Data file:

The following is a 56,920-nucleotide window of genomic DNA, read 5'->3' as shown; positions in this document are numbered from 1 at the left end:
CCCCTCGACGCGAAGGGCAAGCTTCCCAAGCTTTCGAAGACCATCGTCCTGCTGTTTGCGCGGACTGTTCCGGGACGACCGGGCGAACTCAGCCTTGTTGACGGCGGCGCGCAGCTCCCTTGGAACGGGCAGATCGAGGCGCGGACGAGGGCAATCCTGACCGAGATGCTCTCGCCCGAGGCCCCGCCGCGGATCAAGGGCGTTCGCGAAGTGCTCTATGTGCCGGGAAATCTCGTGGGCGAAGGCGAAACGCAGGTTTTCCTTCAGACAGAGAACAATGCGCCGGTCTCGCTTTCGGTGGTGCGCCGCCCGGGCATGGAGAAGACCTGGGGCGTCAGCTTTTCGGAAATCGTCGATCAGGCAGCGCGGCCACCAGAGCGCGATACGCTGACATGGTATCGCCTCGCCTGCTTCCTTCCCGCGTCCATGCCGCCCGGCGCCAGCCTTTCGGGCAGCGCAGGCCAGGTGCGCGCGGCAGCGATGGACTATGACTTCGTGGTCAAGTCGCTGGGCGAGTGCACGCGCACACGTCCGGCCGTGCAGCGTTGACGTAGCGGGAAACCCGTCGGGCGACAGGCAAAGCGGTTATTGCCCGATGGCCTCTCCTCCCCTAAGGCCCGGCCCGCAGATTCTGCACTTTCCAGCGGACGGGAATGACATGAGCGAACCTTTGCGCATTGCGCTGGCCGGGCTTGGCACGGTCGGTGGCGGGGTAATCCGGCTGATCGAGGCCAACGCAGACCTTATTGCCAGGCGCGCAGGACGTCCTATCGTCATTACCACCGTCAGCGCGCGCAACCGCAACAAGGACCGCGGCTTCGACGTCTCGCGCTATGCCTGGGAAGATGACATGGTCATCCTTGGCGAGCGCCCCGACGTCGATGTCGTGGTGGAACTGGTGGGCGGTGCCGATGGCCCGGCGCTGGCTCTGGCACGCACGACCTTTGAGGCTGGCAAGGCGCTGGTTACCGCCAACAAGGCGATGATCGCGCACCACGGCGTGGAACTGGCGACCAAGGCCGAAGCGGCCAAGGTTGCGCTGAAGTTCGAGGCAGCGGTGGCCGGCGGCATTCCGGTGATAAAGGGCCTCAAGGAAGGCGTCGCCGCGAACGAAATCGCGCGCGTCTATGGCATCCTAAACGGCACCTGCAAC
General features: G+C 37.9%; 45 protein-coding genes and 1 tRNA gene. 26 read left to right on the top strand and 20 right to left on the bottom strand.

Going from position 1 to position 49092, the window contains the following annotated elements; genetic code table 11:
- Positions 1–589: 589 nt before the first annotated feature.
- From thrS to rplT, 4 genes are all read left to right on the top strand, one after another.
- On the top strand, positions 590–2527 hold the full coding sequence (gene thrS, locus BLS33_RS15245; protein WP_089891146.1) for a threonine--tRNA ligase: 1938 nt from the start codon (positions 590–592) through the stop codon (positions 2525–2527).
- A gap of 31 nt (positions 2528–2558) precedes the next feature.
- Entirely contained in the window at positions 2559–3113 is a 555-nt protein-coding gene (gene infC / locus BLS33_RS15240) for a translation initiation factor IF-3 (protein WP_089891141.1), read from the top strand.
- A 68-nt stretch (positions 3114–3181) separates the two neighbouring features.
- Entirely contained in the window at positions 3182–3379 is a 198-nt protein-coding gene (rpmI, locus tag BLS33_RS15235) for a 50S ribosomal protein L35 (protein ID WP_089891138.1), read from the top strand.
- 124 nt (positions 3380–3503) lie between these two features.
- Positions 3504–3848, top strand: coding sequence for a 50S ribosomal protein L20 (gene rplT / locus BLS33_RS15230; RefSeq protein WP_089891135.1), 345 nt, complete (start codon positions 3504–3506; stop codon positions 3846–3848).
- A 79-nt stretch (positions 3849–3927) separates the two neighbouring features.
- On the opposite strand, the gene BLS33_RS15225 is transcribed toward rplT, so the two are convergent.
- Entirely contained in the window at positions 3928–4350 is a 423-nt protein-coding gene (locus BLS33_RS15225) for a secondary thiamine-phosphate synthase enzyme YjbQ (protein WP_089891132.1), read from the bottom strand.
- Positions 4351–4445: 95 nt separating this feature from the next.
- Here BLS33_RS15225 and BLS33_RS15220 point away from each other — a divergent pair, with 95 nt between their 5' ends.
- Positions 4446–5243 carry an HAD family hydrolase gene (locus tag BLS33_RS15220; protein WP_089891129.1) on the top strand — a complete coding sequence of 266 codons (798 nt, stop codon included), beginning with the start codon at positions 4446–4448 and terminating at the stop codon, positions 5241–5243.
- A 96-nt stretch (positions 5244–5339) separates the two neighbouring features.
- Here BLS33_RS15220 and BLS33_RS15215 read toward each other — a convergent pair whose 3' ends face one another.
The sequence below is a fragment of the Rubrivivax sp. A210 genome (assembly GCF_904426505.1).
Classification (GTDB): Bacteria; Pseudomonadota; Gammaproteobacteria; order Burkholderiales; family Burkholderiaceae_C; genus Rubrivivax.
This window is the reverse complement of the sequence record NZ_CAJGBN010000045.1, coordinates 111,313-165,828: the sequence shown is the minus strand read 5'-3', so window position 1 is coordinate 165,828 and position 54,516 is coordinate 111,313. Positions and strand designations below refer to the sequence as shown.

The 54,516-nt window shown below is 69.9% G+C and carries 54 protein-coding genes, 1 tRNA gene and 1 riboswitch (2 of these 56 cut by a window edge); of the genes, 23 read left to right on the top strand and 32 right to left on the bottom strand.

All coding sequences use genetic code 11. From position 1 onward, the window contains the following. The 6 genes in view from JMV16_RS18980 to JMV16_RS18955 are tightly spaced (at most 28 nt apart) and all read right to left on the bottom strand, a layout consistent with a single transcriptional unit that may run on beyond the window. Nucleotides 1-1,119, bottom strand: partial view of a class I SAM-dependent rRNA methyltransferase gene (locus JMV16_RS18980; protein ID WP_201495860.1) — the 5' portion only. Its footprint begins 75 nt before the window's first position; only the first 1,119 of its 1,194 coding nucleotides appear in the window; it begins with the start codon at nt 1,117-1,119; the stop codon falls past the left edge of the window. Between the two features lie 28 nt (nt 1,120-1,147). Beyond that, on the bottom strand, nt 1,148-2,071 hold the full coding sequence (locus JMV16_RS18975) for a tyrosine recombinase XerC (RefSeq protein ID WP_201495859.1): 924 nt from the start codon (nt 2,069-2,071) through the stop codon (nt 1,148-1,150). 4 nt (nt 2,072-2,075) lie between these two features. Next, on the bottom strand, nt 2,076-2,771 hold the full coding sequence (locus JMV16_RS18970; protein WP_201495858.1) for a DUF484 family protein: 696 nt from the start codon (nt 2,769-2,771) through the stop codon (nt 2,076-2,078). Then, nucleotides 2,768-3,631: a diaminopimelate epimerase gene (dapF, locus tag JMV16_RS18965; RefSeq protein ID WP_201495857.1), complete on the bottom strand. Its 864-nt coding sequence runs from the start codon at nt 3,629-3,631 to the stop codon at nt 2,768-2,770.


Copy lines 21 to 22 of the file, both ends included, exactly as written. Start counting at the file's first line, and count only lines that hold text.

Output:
- Here BLS33_RS15220 and BLS33_RS15215 read toward each other — a convergent pair whose 3' ends face one another.
The sequence below is a fragment of the Rubrivivax sp. A210 genome (assembly GCF_904426505.1).